December 21, 1689 (aged 82)
c. August 1607 (age 82)
Elizabeth Tilley (c. Aug 1607 - December 21, 1687) was one of the passengers on the historic 1620 voyage of the Mayflower and a participant in the first Thanksgiving in the New World. She was the daughter of Mayflower passenger John Tilley and his wife Joan Hurst and, although she was their youngest child, appears to be the only one who survived until the voyage. She went on to marry fellow Mayflower passenger John Howland, with whom she had ten children and 88 grandchildren. Because of their great progeny, she and her husband have millions of living descendants today.
- The 1628 shallop elizabeth tilley
- Rocky Nook Home of John Howland Elizabeth Tilley Walking Tour
- Early life
- On the Mayflower and in the New World
- In the New World
- Family and children
- Children of John and Elizabeth Howland
- Notable descendants
The 1628 shallop elizabeth tilley
Rocky Nook Home of John Howland & Elizabeth Tilley Walking Tour
Elizabeth Tilley was born in Henlow, Bedfordshire, England where she was baptized in August, 1607. According to parish records, she was the youngest of five children born to her parents. She also had an older step-sister, Joan, from her mother's first marriage to Thomas Rogers (no relation to the Mayflower passenger of the same name).
It is likely that when she was a small girl, she moved with her parents to the Netherlands, where her parents and her uncle Edward Tilley are documented as members of the Leiden Separatist congregation. Edward’s ward, Henry Samson, may also have been a member.
On the Mayflower and in the New World
William Bradford, in his memoirs, listed the Tilley family on the Mayflower as: “John Tillie, and his wife; and Elizabeth, their daughter.” Elizabeth would have been about 13 years old during the journey.
The Mayflower departed Plymouth, England on September 6/16, 1620. The small, 100-foot ship had 102 passengers and a crew of about 30-40 in extremely cramped conditions. By the second month out, the ship was being buffeted by strong westerly gales, causing the ship's timbers to be badly shaken with caulking failing to keep out sea water, and with passengers, even in their berths, lying wet and ill. This, combined with a lack of proper rations and unsanitary conditions for several months, attributed to what would be fatal for many, especially the majority of women and children. On the way there were two deaths, a crew member and a passenger.
On November 9/19, 1620, after about 3 months at sea, including a month of delays in England, they spotted land, which was the Cape Cod Hook, now called Provincetown Harbor. After several days of trying to get south to their planned destination of the Colony of Virginia, strong winter seas forced them to return to the harbor at Cape Cod hook, where they anchored on November 11/21. The Mayflower Compact was signed that day. Elizabeth's father, John Tilley signed as “John Tilly.”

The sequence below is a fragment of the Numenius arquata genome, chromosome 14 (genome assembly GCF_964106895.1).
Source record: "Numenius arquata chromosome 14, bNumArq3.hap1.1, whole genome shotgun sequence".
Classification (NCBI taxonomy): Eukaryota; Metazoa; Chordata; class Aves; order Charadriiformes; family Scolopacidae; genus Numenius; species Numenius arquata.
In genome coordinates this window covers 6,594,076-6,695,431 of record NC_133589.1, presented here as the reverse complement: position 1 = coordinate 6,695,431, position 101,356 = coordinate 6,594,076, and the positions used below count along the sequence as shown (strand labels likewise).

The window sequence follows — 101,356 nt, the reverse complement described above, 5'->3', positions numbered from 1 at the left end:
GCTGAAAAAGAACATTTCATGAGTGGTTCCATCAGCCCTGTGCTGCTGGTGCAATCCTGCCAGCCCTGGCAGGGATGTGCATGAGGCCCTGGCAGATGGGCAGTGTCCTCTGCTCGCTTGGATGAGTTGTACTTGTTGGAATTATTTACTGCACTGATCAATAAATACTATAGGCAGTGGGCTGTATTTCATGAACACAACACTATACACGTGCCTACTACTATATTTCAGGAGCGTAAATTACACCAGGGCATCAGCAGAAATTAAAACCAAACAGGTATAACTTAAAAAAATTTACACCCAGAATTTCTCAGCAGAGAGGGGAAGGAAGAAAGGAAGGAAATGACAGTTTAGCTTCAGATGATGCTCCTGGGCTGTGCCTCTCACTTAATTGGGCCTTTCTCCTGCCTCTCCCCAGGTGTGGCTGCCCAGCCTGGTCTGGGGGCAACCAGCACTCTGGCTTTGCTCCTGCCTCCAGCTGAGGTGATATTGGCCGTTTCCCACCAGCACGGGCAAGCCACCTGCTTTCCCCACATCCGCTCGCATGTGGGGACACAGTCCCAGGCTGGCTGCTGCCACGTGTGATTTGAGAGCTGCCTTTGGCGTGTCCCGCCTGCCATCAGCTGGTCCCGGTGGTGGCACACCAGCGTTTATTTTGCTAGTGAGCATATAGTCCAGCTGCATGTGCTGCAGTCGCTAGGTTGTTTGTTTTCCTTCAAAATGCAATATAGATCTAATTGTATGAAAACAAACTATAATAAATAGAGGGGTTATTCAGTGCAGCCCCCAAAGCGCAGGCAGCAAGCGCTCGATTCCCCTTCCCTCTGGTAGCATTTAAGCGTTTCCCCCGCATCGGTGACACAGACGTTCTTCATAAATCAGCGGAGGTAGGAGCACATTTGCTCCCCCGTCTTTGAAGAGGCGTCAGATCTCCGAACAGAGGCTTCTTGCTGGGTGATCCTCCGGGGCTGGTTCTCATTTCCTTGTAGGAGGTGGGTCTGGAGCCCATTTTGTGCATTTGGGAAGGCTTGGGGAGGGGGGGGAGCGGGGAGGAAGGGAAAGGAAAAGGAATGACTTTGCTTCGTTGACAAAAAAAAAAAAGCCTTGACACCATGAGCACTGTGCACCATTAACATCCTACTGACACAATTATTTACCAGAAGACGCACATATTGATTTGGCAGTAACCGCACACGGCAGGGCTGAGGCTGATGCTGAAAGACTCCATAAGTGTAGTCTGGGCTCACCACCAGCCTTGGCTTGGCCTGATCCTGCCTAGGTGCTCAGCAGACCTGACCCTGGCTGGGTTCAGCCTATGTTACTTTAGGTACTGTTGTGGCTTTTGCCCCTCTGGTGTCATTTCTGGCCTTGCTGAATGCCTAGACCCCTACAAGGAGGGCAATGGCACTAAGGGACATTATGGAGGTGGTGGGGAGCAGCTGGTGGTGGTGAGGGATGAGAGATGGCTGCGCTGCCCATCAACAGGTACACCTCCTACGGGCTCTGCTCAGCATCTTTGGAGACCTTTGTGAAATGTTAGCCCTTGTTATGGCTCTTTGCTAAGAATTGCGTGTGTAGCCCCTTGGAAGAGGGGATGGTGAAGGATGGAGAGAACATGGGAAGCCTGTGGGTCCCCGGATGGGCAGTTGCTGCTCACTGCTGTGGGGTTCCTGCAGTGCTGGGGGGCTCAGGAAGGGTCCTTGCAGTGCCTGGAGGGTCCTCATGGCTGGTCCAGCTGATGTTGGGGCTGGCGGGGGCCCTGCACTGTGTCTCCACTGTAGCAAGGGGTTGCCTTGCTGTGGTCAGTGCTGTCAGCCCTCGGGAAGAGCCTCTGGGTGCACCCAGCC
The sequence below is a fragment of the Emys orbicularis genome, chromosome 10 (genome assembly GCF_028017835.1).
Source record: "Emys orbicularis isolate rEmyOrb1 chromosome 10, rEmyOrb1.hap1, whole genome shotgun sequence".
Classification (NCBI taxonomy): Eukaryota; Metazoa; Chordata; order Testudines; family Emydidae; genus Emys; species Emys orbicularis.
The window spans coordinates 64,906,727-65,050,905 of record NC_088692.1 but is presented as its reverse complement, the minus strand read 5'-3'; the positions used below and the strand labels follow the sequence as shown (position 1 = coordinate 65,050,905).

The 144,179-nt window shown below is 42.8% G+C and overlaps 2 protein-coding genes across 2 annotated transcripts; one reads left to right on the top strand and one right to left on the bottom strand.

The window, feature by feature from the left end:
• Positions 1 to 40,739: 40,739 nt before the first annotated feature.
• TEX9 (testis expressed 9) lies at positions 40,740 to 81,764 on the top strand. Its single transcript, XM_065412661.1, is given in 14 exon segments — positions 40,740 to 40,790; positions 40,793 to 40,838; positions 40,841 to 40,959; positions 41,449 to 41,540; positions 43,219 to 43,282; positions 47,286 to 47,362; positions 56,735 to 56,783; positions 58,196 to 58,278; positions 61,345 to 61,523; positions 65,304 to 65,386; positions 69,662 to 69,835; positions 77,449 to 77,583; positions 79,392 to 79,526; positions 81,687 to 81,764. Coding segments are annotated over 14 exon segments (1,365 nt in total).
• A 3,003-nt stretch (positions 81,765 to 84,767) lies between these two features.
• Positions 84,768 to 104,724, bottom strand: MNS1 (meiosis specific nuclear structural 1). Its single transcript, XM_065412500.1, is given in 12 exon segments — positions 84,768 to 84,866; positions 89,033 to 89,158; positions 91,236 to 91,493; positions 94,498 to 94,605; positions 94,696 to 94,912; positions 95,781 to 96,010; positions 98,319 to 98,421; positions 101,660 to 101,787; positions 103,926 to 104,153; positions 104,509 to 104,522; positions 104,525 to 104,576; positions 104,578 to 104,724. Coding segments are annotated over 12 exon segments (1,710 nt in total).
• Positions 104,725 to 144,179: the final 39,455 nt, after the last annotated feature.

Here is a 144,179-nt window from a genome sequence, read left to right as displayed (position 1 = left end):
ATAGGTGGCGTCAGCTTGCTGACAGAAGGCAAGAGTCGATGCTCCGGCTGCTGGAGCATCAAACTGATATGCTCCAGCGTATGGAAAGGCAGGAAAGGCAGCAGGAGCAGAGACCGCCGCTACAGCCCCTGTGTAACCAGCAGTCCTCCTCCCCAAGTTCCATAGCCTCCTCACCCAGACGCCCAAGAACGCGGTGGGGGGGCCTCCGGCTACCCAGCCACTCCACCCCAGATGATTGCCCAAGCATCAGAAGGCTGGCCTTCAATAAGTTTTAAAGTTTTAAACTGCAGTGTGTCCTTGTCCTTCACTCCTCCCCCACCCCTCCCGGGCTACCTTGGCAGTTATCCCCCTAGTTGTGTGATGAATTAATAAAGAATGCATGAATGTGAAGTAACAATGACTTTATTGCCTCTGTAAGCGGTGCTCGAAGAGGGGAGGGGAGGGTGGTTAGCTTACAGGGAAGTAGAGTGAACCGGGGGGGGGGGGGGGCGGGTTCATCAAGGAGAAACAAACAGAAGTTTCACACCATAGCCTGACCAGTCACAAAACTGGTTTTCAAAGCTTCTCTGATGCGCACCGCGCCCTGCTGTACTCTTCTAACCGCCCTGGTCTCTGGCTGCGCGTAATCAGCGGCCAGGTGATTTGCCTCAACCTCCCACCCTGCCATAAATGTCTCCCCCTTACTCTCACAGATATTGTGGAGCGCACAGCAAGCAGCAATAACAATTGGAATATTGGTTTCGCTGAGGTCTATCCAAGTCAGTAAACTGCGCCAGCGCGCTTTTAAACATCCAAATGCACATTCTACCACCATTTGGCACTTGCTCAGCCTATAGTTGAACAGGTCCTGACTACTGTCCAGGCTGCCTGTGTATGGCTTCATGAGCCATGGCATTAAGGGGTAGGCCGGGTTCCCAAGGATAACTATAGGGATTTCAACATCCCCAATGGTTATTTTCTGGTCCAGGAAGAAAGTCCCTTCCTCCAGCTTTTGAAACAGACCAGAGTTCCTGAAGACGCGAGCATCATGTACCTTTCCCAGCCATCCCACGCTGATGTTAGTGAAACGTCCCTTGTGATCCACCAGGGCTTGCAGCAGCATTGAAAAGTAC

In the New World
Upon arriving in the New World, John Tilley took part in early expeditions of exploration around their new home and was present at the first meeting between the Pilgrims and Native Americans, later known as the First Encounter.
Elizabeth's parents both died the first winter, as did her uncle, Edward Tilley, and aunt, Ann. This left Elizabeth an orphan and so she was taken in by the Carver family. The elder Carvers died about a year later, and part of their estate was inherited by their servant, John Howland, and Elizabeth became his ward.
Family and children
Although the date of their marriage is not recorded, a few years after their arrival in the New World, Elizabeth married John Howland (c. 1623/4). She and John would go on to have ten children, all of whom would live to adulthood, and 88 grandchildren. Elizabeth outlived her husband by fifteen years, being one of the few original Pilgrims to live to see King Philip's War.
Children of John and Elizabeth Howland
- Desire was born about 1624 and died in Barnstable October 13, 1683. She married John Gorham in Plymouth by 1644 and had eleven children. She was buried at Cobb’s Hill Cemetery, Barnstable, Mass.
- John was born in Plymouth on February 24, 1626/7 and died in Barnstable after June 18, 1699. He married Mary Lee in Plymouth on October 26, 1651 and had ten children.
- Hope was born in Plymouth about 1629 and died in Barnstable on January 8, 1683. She married John Chipman about 1647 and had twelve children. She was buried at Lothrop Hill Cemetery, Barnstable, Mass.
- Elizabeth was born about 1631 and died in Oyster Bay, New York in October 1683.
- Lydia was born about 1633 and died in Swansea January, 1710/11. She married James Brown(e) about 1655 and had four children.
- Hannah was born about 1637. She married Jonathan Bosworth in Swansea on July 6, 1661 and had nine children.
- Joseph was born about 1640 and died in Plymouth in January 1703/04. He married Elizabeth Southworth in Plymouth on December 7, 1664 and had nine children.
- Jabez was born about 1644 and died before February 21, 1711/12. He married Bethiah Thatcher by 1669 and had eleven children.
- Ruth was born about 1646 and died before October 1679. She married Thomas Cushman in Plymouth on November 17, 1664 and had three children.
- Isaac was born in Plymouth on November 15, 1649 and died in Middleboro on March 9, 1723/4. He married Elizabeth Vaughn by 1677 and had eight children. He was buried at Cemetery At The Green, Middleboro, Mass.
John and Elizabeth Howland founded one of the three largest Mayflower progenies and their descendants have been "associated largely with both the 'Boston Brahmins' and Harvard's 'intellectual aristocracy' of the nineteenth and twentieth centuries."
Their direct descendants include notable figures such as: